Based on the recent book Gaming the Iron Curtain, this lecture will outline the idiosyncratic and surprising ways in which computer hobbyists in Cold War era Czechoslovakia challenged the power of the oppressive political regime and harnessed early microcomputer technology for both entertainment and activism. In the 1970s and 1980s, Czechoslovak authorities treated computer and information technologies as an industrial resource rather than a social or cultural phenomenon. While dismissing the importance of home computing and digital entertainment, they sponsored paramilitary computer clubs whose ostensible goal was to train expert cadres for the army and the centrally planned economy. But these clubs soon became a largely apolitical, interconnected enthusiast network, where two forms of tactical resistance could be identified. First, the clubs offered an alternative spaces of communal hobby activity, partially independent of the oppression experienced at work or at school. The club members’ ambitious DIY projects often substituted for the deficiencies of the state-controlled computer industry. Hobbyists not only built joysticks and programmed games, but also introduced new standards for data storage and ran large-scale bottom-up education programs. Second, especially in the late 1980s, local authors started making games that were openly subversive. Several anti-regime text adventure games were made in 1988 and 1989, including The Adventures of Indiana Jones on Wenceslas Square, January 16, 1989, which pitted the iconic Western hero against riot police during an anti-regime demonstration. These games rank among the world’s earliest examples of activist computer games.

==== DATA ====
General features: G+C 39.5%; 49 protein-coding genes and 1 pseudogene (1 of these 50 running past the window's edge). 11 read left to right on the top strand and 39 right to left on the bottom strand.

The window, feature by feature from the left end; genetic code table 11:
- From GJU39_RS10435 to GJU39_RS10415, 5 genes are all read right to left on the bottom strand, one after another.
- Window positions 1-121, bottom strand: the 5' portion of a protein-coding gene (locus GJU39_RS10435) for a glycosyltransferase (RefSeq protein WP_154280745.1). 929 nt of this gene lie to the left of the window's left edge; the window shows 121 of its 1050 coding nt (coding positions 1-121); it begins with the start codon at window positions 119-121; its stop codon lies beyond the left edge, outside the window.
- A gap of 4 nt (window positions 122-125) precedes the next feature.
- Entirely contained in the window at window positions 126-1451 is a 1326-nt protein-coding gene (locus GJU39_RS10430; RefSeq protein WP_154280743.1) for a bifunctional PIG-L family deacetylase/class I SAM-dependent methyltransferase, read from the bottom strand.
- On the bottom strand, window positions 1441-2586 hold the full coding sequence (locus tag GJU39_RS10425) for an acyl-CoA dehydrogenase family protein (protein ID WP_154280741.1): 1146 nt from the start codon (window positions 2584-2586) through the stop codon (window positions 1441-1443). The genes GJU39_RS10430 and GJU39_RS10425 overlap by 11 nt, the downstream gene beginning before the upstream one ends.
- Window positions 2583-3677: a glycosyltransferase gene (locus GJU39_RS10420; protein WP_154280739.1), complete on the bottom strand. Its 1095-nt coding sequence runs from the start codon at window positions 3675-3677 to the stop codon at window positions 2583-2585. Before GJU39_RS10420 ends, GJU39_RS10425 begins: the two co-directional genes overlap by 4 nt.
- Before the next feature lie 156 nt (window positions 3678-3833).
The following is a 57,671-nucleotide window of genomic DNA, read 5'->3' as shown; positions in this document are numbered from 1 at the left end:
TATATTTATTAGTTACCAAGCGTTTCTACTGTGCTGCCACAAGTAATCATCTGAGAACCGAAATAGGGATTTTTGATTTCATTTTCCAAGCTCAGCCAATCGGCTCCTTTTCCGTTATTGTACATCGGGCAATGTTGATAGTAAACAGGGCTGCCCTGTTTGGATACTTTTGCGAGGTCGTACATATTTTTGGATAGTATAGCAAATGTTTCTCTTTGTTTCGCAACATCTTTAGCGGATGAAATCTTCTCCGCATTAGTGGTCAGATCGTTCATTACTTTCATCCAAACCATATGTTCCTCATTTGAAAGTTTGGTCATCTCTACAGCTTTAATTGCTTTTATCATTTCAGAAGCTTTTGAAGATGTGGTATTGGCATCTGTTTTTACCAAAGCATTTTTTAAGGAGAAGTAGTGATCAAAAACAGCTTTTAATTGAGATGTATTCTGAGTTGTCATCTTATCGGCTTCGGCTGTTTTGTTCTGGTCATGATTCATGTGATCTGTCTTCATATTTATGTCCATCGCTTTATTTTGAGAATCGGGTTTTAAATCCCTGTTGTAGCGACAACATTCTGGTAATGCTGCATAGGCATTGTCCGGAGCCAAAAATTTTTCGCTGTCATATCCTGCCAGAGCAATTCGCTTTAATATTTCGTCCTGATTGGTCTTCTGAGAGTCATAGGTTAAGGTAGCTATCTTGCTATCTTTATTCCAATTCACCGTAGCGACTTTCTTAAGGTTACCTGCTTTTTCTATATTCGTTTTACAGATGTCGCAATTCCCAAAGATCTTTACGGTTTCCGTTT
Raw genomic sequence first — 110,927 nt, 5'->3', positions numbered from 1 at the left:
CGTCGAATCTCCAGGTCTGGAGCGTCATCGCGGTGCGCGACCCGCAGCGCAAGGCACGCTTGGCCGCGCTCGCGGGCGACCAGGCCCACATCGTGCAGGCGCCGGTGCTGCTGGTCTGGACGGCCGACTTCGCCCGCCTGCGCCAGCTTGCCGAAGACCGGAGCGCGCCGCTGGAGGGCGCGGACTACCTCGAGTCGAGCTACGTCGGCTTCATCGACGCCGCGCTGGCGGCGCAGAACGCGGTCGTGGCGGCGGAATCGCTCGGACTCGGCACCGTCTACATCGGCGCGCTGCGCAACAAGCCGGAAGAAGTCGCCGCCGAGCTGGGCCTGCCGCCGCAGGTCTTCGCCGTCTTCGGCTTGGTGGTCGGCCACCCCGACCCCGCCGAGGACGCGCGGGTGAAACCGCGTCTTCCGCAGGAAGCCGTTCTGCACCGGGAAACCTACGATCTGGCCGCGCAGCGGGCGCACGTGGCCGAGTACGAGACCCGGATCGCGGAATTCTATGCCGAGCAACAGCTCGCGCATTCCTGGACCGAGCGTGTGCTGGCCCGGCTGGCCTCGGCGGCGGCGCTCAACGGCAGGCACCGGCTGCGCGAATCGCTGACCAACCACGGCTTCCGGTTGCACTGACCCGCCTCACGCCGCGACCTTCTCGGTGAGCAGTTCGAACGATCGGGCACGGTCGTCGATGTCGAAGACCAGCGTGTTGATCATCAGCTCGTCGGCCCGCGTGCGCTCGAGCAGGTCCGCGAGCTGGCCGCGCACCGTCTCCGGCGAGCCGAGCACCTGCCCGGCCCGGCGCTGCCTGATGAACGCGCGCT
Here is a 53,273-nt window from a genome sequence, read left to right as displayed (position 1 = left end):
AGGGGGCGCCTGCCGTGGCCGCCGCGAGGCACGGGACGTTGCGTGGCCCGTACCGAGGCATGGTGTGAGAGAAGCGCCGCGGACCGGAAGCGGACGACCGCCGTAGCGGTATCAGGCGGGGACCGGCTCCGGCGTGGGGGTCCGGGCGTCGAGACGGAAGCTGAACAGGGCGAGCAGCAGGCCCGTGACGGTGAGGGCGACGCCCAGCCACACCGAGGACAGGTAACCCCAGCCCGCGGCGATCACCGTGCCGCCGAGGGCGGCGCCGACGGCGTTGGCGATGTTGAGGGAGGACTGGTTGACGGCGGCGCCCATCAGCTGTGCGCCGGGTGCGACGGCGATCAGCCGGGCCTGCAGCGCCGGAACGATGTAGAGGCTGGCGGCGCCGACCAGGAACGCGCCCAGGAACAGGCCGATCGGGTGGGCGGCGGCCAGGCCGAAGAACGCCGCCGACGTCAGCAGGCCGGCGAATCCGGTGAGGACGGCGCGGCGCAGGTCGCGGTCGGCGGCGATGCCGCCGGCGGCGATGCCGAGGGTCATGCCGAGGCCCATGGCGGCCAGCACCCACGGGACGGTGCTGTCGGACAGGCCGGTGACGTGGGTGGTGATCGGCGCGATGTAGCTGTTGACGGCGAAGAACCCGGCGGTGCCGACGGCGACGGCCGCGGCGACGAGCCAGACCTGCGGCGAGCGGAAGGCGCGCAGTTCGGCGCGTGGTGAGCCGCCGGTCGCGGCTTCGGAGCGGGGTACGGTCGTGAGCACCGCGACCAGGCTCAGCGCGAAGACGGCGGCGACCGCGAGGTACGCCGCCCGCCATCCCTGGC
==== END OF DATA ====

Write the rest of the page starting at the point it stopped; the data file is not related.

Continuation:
About Jaroslav Švelch
Jaroslav Švelch is a postdoctoral researcher at the University of Bergen and assistant professor at Charles University, Prague. He is the author of the monograph Gaming the Iron Curtain: How Teenagers and Amateurs in Communist Czechoslovakia Claimed the Medium of Computer Games (MIT Press, 2018). He has published research on history and theory of computer games, on humor in games and social media, and on the Grammar Nazi phenomenon. His work has been published in journals including New Media & Society, International Journal of Communication, or Game Studies, and in anthologies published by Oxford University Press, Bloomsbury and others. He is currently researching history, theory, and reception of monsters in games.